For all of the personal trainers, plumbers, or freelance IT gurus out there, making a name for yourself seems like a hopeless proposition at times. After all, there’s a plethora of options consumers can choose from, in addition to your brand’s need to hone in on local demographics. However, just because you have your sights set on a different target audience than all of the major global brands that utilize email marketing successfully doesn’t mean that you also can’t put this powerful process to use. To help your service-based business get the most out of email marketing, here’s five smart tips that will have you sailing past the competition in the inbox in no time.
Focus on Yourself
The best place to start when forging ahead with email content is yourself. As narcissistic as this tip might sound, Kim T. Gordon of Entrepreneur magazine explains that one of the most important selling points when offering a service is letting the customer learn a little more about you. Whether it’s providing these individuals with a look into your quality control steps, or focusing on your experience in the industry, mixing in this kind of content into your welcome and marketing messages goes a long way toward maximizing the comfort of your potential customers.
Cross Promote Your Other Content
In keeping with this theme, Gordon goes on to point out that promoting your other content in the inbox continues what you’ve already started in terms of trust building among your audience. “How-to” videos on your YouTube channel, social media Q&A sessions, and old-fashioned blog posts all fit this billing and ensure that you establish yourself as a trusted and reputable source for information and services. The best part about this approach? Taking the time to mix in your other content and outreach programs expands your inbox offerings and helps avoid stagnant or repetitive marketed messages.
Go Beyond Splash Offers
Of course, sometimes simply building in additional content to your offers just isn’t enough. For service-based individuals, a lasting and deep bond in the inbox means repeat customers. To achieve this continued relationship, it’s time to go above and beyond in terms of your emails that don’t contain offers or discounts. Well wishes for upcoming holidays, birthday e-cards, and any other personal moment you can hone in on is a great way to show that you care about more than just the next sale. In ultra-competitive industries, the goodwill built in this manner can be worth far more than its weight in gold.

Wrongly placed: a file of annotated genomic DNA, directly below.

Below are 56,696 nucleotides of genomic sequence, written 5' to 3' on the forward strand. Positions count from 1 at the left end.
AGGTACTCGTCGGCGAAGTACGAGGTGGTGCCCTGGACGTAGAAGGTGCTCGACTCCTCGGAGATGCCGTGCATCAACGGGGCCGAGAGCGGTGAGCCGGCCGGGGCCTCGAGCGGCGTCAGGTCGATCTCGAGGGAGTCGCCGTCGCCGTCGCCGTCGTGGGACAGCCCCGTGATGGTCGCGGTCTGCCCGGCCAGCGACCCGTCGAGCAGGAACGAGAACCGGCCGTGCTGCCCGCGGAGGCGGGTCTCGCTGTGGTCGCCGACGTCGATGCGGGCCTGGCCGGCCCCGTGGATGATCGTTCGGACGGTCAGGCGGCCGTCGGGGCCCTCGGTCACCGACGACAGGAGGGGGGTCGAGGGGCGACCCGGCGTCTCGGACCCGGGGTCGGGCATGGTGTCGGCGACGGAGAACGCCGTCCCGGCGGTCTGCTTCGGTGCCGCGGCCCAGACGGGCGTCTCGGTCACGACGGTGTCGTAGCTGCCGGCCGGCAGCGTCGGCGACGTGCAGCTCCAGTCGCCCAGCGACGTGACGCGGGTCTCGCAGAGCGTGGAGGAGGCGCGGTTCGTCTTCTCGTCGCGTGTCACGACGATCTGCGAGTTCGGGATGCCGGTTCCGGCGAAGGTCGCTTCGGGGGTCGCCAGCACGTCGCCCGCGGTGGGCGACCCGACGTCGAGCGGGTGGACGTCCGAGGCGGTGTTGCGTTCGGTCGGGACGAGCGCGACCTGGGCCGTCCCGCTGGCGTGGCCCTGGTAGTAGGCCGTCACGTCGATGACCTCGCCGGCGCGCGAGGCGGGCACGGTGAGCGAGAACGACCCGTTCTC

Incorporate Brand Reviews from Peer-Oriented Sites
As important as it is to tout your skills and services, Jeff Sexton of Web Marketing Today explains that in many cases, you’re better off letting someone else speak on your behalf. Sometimes this means adding in links to your brand pages on Yelp, Angie’s List, and other local peer sites and letting your inbox viewers do a little digging before committing to the deals and discounts offered within your marketed messages. However, if you can utilize reviews and testimonials from satisfied customers and users of these sites, you’ll have a powerful asset on your side as you connect with wary and speculative customers still sitting on the fence.
If you really want to get creative with peer-oriented review content, Sexton goes on to suggest utilizing product reviews covering your tools from Amazon and other online retailers. By doing this, you’ll be able to erase any doubts your customers might have about low quality or insufficient materials on the job.
Make the Most of Visual First Impressions
Finally, Sexton recommends that you take some pride in the visuals that go with your marketing pitch – in the inbox and anywhere else online. You only get one chance to make a stellar first impression, so why not get the most out of this process with aesthetically pleasing templates and graphics? Sure, at the end of the day you need to impart value and a certain level of confidence to the customers considering your services, but it’s hard to expect them to read beyond the break if your email comes off as rudimentary or disorganized. With this tip in hand, as well as the rest of what you’ve learned, you’ll be well on your way to serving new customers in your area in no time.